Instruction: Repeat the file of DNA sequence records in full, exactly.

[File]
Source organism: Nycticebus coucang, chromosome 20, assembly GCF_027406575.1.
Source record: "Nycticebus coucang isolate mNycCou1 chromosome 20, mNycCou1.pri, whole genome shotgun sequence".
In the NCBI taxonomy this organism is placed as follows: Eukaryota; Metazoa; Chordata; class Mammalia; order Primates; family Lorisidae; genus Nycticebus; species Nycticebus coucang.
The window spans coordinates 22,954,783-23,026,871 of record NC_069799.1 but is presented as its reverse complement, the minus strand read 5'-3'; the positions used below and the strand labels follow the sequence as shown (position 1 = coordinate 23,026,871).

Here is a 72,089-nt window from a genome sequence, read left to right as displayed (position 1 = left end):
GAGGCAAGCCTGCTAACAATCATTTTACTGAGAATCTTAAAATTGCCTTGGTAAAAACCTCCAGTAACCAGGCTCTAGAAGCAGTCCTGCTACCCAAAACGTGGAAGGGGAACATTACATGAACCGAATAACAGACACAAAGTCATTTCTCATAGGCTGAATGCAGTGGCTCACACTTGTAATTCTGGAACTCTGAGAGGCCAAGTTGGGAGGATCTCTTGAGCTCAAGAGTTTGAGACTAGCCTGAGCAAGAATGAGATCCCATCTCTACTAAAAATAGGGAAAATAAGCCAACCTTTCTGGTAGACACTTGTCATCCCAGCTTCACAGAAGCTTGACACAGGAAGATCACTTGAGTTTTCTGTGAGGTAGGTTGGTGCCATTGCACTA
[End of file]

Source organism: Nycticebus coucang, chromosome 20, assembly GCF_027406575.1.
Source record: "Nycticebus coucang isolate mNycCou1 chromosome 20, mNycCou1.pri, whole genome shotgun sequence".
In the NCBI taxonomy this organism is placed as follows: Eukaryota; Metazoa; Chordata; class Mammalia; order Primates; family Lorisidae; genus Nycticebus; species Nycticebus coucang.
The window spans coordinates 22,954,783-23,026,871 of record NC_069799.1 but is presented as its reverse complement, the minus strand read 5'-3'; the positions used below and the strand labels follow the sequence as shown (position 1 = coordinate 23,026,871).

Here is a 72,089-nt window from a genome sequence, read left to right as displayed (position 1 = left end):
GAGGCAAGCCTGCTAACAATCATTTTACTGAGAATCTTAAAATTGCCTTGGTAAAAACCTCCAGTAACCAGGCTCTAGAAGCAGTCCTGCTACCCAAAACGTGGAAGGGGAACATTACATGAACCGAATAACAGACACAAAGTCATTTCTCATAGGCTGAATGCAGTGGCTCACACTTGTAATTCTGGAACTCTGAGAGGCCAAGTTGGGAGGATCTCTTGAGCTCAAGAGTTTGAGACTAGCCTGAGCAAGAATGAGATCCCATCTCTACTAAAAATAGGGAAAATAAGCCAACCTTTCTGGTAGACACTTGTCATCCCAGCTTCACAGAAGCTTGACACAGGAAGATCACTTGAGTTTTCTGTGAGGTAGGTTGGTGCCATTGCACTA